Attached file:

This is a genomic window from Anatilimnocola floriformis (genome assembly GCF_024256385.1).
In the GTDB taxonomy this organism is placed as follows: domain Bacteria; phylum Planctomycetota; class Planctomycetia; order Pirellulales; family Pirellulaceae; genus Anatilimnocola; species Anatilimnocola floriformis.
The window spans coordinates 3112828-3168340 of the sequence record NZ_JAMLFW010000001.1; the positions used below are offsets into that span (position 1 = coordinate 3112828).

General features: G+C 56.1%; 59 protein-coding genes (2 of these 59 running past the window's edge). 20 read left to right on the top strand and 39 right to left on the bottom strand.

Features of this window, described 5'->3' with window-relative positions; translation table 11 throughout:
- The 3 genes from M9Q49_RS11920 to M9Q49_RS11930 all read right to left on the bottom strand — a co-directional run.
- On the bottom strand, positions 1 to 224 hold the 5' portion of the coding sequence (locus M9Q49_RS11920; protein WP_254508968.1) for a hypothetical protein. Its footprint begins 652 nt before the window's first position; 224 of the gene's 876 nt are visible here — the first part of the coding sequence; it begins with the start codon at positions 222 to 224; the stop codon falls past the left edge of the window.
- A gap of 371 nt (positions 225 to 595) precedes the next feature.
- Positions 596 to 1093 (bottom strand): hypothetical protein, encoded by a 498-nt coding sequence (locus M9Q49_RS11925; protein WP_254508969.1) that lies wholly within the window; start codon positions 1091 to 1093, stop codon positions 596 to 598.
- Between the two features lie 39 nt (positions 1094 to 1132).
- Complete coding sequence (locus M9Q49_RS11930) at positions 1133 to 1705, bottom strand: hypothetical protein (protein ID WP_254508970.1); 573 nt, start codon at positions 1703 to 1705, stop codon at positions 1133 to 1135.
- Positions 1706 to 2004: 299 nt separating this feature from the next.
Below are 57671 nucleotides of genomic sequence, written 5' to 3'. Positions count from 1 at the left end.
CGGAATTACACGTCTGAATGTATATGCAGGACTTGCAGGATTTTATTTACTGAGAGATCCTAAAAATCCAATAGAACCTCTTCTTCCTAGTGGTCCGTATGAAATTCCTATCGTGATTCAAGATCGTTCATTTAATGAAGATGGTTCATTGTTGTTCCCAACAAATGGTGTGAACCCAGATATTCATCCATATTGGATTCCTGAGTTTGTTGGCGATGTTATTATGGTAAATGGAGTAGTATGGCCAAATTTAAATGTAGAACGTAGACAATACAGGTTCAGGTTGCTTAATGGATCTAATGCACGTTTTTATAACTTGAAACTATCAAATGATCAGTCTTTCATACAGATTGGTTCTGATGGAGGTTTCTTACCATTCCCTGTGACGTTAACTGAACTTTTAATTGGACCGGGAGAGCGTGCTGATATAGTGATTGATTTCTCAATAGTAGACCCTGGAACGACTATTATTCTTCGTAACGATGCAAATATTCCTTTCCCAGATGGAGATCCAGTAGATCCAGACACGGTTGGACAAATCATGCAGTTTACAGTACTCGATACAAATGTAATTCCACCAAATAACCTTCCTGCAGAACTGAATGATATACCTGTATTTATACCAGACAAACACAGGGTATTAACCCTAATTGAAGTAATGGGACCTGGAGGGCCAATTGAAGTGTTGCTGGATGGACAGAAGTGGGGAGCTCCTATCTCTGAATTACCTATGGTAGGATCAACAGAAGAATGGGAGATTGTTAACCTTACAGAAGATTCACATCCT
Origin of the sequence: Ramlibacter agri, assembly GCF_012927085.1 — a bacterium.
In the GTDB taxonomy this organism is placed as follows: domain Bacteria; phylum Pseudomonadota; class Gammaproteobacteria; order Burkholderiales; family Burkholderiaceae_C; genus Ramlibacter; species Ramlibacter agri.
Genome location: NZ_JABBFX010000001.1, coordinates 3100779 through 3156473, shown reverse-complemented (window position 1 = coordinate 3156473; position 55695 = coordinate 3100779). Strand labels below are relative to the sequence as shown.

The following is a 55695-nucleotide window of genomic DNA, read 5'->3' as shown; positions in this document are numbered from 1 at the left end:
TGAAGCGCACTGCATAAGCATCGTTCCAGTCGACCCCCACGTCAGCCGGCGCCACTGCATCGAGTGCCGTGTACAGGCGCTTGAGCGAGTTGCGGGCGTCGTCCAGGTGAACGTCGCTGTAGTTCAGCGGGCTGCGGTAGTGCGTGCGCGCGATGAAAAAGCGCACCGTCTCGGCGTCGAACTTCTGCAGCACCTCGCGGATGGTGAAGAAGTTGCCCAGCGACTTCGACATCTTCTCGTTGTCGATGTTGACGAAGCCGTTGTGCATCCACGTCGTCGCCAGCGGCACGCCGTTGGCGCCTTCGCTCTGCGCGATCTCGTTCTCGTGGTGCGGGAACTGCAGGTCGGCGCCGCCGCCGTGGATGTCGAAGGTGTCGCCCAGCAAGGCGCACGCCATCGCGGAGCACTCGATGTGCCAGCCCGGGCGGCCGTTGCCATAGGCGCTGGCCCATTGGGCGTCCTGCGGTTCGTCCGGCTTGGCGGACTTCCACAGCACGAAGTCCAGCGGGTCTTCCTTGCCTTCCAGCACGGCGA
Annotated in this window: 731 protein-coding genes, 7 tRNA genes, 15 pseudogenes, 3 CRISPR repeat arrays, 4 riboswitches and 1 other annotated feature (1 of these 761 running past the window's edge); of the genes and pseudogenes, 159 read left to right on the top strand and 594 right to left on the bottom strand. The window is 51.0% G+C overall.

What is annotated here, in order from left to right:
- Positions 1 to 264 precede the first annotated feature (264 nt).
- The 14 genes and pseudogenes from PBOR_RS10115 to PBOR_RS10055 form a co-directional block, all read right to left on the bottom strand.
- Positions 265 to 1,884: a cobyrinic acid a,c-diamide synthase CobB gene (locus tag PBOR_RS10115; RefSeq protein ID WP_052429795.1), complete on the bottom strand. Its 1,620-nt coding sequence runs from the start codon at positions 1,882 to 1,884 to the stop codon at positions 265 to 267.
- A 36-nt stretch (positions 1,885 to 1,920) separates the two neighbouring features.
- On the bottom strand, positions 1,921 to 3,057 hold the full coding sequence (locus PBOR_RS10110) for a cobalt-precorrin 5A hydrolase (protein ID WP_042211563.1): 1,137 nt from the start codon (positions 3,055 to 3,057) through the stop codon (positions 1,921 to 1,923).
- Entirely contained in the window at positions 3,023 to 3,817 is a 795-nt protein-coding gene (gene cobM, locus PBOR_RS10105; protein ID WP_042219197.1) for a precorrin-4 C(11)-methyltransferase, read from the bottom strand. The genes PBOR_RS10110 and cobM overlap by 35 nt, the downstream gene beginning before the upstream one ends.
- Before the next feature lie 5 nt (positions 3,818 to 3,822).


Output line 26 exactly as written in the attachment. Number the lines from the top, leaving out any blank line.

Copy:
- On the bottom strand, positions 1,921 to 3,057 hold the full coding sequence (locus PBOR_RS10110) for a cobalt-precorrin 5A hydrolase (protein ID WP_042211563.1): 1,137 nt from the start codon (positions 3,055 to 3,057) through the stop codon (positions 1,921 to 1,923).